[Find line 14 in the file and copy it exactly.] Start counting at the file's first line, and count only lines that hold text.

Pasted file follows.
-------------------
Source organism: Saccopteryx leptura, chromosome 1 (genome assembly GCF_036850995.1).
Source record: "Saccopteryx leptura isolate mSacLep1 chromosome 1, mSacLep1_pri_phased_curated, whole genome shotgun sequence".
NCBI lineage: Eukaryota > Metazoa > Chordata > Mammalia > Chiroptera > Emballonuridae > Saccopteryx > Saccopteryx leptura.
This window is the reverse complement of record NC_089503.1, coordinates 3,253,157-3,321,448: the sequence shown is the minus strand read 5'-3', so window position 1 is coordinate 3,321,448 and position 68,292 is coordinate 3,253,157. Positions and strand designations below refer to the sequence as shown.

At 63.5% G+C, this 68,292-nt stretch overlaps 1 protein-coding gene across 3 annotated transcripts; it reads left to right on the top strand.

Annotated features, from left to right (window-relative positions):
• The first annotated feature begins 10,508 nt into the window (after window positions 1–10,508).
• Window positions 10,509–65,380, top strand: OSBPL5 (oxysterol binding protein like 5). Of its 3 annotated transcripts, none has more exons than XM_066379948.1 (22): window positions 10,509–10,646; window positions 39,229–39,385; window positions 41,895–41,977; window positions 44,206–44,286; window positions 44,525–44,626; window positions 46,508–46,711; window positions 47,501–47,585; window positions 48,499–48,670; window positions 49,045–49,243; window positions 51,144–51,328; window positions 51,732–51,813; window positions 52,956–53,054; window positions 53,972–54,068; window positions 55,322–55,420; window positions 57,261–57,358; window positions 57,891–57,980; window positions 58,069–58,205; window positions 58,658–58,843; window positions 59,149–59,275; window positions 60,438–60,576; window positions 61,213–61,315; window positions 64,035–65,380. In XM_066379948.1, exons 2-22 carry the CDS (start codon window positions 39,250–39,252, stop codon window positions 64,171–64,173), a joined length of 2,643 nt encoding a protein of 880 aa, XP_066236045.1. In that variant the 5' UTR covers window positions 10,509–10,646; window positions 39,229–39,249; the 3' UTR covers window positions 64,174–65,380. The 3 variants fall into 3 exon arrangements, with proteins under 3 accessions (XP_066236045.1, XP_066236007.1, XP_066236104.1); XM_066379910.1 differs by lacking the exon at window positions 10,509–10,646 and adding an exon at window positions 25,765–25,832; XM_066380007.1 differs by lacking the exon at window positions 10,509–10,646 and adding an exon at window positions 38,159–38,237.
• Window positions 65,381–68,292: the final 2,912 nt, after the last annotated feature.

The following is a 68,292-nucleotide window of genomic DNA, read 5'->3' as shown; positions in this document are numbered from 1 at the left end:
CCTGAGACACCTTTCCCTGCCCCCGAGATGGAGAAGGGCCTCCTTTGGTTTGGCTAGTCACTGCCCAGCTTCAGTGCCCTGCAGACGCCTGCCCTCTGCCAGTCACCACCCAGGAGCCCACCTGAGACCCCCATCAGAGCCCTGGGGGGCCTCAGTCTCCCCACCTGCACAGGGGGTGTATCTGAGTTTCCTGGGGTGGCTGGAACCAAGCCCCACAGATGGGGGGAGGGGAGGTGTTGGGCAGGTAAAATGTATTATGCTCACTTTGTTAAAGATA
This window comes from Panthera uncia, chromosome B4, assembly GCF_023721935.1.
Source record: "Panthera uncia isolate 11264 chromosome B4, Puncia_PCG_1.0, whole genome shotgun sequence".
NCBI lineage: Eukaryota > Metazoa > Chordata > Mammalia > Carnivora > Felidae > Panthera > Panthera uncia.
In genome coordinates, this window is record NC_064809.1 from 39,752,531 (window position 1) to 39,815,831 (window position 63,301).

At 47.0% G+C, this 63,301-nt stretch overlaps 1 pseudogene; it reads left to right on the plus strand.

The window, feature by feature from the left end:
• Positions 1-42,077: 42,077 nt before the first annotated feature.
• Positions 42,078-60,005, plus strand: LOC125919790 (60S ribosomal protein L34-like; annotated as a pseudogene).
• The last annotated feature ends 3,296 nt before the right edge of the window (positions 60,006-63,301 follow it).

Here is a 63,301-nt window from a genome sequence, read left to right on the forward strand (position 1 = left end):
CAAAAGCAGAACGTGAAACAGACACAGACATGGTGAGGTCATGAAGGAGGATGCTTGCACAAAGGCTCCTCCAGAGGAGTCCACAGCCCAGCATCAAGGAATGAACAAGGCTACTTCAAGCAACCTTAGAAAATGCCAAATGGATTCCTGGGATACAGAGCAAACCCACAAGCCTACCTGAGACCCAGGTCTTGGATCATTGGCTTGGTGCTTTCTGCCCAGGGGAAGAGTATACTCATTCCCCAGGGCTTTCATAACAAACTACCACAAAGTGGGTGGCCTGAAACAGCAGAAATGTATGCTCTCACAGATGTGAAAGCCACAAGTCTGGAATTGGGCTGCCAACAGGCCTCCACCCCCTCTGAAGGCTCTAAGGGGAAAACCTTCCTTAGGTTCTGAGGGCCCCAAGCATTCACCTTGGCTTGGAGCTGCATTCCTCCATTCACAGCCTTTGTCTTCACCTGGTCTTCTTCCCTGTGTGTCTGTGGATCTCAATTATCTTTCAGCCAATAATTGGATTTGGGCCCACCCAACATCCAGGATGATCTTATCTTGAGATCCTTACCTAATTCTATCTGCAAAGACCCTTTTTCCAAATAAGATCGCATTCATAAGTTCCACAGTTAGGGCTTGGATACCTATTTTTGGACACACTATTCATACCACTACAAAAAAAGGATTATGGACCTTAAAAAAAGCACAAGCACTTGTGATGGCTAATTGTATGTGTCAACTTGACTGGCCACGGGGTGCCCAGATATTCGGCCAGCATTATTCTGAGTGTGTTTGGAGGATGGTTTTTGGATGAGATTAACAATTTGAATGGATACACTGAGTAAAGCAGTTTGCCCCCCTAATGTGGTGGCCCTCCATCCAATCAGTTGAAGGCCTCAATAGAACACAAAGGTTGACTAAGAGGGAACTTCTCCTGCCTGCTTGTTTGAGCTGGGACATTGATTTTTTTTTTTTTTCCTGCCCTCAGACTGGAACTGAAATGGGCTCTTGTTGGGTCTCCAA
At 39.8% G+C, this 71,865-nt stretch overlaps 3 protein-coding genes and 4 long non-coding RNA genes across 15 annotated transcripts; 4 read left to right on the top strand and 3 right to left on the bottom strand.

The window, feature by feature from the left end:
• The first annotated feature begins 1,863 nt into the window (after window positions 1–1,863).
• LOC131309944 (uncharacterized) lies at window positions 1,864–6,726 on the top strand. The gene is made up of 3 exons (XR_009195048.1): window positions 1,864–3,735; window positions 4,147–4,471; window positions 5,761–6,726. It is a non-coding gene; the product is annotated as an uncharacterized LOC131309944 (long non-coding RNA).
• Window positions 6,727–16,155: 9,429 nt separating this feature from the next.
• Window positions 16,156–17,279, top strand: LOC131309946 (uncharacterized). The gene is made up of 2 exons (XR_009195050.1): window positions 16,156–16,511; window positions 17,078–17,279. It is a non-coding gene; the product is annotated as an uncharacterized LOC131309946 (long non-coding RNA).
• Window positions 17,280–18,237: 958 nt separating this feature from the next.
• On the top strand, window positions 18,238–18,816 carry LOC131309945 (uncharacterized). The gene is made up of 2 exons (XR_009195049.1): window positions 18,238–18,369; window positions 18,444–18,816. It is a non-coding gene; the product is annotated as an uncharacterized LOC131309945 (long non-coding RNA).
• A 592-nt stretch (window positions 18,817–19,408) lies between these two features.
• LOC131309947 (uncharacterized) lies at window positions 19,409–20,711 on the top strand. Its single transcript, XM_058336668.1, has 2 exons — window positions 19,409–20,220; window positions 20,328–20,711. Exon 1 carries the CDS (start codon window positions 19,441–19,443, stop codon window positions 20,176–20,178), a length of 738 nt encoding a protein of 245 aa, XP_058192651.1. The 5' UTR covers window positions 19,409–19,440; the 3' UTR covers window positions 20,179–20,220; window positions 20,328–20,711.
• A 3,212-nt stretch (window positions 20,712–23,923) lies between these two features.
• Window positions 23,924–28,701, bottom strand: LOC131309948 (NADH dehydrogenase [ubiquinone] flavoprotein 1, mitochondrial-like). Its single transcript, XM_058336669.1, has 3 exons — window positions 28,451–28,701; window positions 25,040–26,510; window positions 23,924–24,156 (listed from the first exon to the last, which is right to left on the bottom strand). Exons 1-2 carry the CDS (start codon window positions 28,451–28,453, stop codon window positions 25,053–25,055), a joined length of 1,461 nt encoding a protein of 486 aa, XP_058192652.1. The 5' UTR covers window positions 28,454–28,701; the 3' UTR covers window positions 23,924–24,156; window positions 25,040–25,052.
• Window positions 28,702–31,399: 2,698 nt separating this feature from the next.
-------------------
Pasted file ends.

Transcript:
NCBI lineage: Eukaryota > Metazoa > Chordata > Mammalia > Carnivora > Felidae > Panthera > Panthera uncia.